At least 35 people are reported dead in hijab protests that broke out in Iran, even as president Ebrahim Raisi said that the country needed to “deal decisively” with “those who opposed security and tranquility”, Iranian state media reported.
Mr Raisi’s comments were made in a condolence telephone call to the family of a security agent stabbed to death last week, allegedy by protesters enraged about the death of a young woman in police custody.
Mahsa Amini, a 22-year-old Kurdish woman, was pronounced dead a few days after her arrest in Tehran for wearing the hijab in an “improper” way.
On Friday, Iran’s army threatened violence against widespread and growing anti-regime protests as the president arrived home after a trip to the United Nations.
“The army is ready to defend the security and interests of the Iranian nation against the conspiracies of the enemies,” an army statement said. “The army personnel fully support their comrades in the police forces and are ready to deal with the various plots of the enemies.”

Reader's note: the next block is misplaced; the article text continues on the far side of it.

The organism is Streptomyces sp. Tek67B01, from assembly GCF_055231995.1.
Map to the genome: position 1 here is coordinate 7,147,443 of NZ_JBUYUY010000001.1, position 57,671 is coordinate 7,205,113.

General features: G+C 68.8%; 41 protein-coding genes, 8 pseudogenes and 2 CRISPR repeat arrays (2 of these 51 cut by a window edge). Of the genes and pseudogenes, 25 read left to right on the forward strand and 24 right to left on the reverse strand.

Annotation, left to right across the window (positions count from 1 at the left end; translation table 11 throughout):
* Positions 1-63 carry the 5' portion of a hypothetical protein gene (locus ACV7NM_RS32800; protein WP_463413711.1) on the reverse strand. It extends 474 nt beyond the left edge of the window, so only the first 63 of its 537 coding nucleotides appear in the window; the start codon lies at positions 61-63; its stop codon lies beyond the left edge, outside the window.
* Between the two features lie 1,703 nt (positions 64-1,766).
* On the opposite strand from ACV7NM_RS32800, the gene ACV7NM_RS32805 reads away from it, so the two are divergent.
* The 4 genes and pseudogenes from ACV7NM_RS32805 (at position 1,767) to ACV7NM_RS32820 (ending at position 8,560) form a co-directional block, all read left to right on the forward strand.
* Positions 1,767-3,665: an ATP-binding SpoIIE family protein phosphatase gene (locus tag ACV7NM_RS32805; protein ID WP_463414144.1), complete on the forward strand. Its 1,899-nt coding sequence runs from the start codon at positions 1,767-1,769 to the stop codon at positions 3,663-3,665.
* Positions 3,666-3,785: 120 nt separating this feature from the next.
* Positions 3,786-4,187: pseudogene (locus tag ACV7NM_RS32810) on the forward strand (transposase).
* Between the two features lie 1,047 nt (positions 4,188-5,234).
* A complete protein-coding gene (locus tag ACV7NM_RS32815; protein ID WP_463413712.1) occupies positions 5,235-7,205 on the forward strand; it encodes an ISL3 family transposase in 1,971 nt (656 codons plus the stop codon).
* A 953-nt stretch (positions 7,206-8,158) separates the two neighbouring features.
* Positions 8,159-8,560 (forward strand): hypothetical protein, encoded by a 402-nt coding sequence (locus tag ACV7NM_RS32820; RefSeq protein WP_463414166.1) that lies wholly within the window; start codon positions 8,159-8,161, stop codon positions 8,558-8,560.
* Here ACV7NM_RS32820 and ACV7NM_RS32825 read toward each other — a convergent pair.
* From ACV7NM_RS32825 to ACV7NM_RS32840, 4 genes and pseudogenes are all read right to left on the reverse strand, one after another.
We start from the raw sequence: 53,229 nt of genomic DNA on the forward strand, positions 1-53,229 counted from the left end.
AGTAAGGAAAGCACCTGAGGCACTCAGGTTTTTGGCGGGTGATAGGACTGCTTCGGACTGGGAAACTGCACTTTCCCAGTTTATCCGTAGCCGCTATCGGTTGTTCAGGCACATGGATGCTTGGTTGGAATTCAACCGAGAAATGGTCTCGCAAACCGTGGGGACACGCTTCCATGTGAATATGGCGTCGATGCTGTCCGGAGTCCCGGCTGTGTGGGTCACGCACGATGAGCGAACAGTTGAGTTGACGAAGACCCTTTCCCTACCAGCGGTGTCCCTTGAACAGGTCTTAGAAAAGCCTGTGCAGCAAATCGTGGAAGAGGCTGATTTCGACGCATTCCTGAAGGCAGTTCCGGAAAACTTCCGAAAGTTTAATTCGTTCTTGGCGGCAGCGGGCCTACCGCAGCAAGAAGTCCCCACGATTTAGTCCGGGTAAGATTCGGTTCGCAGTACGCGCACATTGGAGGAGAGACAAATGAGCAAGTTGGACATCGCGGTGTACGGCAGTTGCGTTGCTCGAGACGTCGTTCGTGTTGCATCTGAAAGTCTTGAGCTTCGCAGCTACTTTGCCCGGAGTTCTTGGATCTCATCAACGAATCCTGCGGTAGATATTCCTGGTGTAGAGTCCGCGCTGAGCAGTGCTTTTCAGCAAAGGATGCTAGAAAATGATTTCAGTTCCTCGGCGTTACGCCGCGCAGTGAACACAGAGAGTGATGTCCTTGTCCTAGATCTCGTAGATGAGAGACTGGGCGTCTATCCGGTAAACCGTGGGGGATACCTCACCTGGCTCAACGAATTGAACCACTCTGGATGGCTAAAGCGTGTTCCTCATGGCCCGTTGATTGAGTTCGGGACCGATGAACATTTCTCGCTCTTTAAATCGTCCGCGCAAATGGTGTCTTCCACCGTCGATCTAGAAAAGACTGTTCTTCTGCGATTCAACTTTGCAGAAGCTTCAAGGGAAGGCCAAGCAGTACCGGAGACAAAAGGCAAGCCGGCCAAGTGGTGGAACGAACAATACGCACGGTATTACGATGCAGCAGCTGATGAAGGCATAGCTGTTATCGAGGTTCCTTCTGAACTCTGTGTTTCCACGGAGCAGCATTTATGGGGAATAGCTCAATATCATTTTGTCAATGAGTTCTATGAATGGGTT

The warning came as protesters were preparing on Friday for an eighth straight night of street battles with security forces.
“Both sides are preparing to come out in full force,” said Mehdi Hajati, a former Shiraz city council member and activist now living in exile. “Since the night before last the regime has increased repression. The people have reached a level of anger that they are already somewhere between life and death.”
Ms Amini’s detention by the morality patrols on allegations of violating Islamic dress codes and her subsequent and still unexplained death have sparked a week of unprecedented street protests across Iran.
The impromptu evening gatherings have drawn in tens of thousands of people from across the country’s social and ethnic divisions, many of them loudly calling for the downfall of the religious police.
But the regime appeared to be preparing to ramp up its effort to crush the protests.
It has throttled internet bandwidth and shut down access to social media platforms, as well as arresting hundreds of people, including well-known activists and journalists detained in their homes.
In Gilan, a Caspian Sea province that includes the city of Rasht, at least 211 people were arrested on charges of rioting.
Previously, the official death toll stood at 17, including five security personnel.